Staff Writer

BINGHAM — More than 100 supporters and opponents of what would be the state’s largest and most expensive wind project presented their views Wednesday night in a public hearing called by the Maine Department of Environmental Protection.

They spoke of noise and light pollution, quality-of-life issues, the economic benefits of wind power and the partnership of private land owners and business.

Blue Sky West, LLC and Blue Sky West II, LLC, affiliates of First Wind in Boston, are proposing to develop a 62-turbine, up-to-206-megawatt wind power generation facility in Bingham, Mayfield Township and Kingsbury Plantation.

The project would include up to five temporary meteorological towers, up to five permanent meteorological towers, an electrical collector system, an electrical substation, and an operations and maintenance building. In addition, there would be a 17 mile transmission line running from Kingsbury Plantation to a Central Maine Power Co. substation in Parkman.


The turbine towers would have a maximum height of about 492 feet. The project is estimated to cost $398 million.

DEP representatives attended the Wednesday night hearing at Quimby Middle School. They included Commissioner Patricia Aho, project manager Daniel Courtemanch and other department staff members involved with the agency’s review of the project’s Site Law and Natural Resources Protection Act permit applications.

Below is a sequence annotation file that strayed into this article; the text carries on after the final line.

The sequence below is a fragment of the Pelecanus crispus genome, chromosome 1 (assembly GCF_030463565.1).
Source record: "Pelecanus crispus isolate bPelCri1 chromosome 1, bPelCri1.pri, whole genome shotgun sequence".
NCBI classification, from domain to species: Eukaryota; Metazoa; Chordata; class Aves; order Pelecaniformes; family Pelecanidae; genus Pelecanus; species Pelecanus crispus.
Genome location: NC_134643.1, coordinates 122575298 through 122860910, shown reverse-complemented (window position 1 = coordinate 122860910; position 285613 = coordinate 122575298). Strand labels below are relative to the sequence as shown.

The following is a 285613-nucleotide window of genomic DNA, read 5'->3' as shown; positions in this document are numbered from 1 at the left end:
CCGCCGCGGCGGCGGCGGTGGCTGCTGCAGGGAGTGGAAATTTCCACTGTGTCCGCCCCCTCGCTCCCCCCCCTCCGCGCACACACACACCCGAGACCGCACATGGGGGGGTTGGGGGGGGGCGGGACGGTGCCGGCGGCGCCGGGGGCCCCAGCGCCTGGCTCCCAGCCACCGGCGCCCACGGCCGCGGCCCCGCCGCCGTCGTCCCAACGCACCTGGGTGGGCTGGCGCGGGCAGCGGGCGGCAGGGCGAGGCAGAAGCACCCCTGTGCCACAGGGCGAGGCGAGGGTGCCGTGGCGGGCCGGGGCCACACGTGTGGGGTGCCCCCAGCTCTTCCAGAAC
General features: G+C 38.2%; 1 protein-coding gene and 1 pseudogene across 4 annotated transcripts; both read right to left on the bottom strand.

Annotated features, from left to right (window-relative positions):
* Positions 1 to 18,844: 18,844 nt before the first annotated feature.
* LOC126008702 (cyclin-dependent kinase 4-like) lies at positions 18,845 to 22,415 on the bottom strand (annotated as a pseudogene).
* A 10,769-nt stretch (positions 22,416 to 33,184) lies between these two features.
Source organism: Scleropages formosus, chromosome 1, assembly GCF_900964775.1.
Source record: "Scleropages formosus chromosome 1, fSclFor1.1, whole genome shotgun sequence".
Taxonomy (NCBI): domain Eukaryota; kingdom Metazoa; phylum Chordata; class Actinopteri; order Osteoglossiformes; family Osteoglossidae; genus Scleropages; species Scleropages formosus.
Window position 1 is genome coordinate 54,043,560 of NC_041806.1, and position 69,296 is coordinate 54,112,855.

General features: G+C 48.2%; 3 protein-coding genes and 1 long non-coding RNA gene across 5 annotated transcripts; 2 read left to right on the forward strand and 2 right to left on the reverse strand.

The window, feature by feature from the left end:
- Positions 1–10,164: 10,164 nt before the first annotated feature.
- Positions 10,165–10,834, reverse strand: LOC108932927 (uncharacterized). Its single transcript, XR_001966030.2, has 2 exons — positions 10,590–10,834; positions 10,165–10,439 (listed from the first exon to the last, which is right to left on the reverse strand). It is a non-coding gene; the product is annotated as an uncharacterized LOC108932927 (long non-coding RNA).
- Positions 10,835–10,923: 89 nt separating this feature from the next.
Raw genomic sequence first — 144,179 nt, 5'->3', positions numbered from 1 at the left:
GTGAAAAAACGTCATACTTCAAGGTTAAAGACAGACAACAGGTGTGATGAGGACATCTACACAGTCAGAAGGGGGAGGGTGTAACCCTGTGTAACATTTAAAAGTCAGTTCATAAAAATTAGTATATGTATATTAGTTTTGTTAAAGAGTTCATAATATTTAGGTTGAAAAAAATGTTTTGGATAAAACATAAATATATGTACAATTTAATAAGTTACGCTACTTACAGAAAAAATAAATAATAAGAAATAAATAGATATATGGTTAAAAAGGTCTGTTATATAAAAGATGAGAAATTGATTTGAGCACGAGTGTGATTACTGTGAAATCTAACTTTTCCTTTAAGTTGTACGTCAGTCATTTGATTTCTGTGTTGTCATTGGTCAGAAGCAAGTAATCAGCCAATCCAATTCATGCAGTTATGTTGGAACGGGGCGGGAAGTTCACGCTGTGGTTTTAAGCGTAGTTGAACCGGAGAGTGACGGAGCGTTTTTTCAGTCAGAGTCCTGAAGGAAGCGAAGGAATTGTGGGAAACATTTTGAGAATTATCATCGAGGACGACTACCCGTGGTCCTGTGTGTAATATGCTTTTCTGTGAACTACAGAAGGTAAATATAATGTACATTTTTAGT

The meeting was the second of two DEP sessions to inform the public and invite comment on an 62-turbine wind farm being proposed in Somerset and Piscataquis counties before the agency issues its final decision in the spring. A policy established by Aho in 2011 requires two public meetings be held on all proposed grid-scale wind power projects in Maine.

James LeBreck, of Bangor, the first of several people to speak Wednesday night, said the state would invest $1 billion in wind power with no savings to taxpayers and no benefit to the environment.

“When it gets really cold, those wind machines don’t work,” he said. “On cold days we’d be using more oil than we would otherwise — 1 billion (dollars) and we save nothing.”

Somerset County Commissioner Phil Roy, of Fairfield, said in his job as chief financial officer in Hancock County, he has seen firsthand how First Wind, operates. He said he supports the Bingham Wind project.


“Having visited Stetson 1 and Stetson 2 and Mars Hill wind projects, I can say First Wind does it right,” Roy said. “After reading everything I can get my hands on, on the Bingham Wind project, I am in front of you today to support the Bingham Wind project.”

Roy said the project represents a $400 million investment in Somerset and Piscataquis counties. He said the project would create temporary construction jobs and several full-time jobs once the project is up and running. The Bingham Wind project would generate roughly $145 million in supply-chain spending to Maine businesses and would provide $42 million in property taxes to the communities where the towers would be based, according to Roy.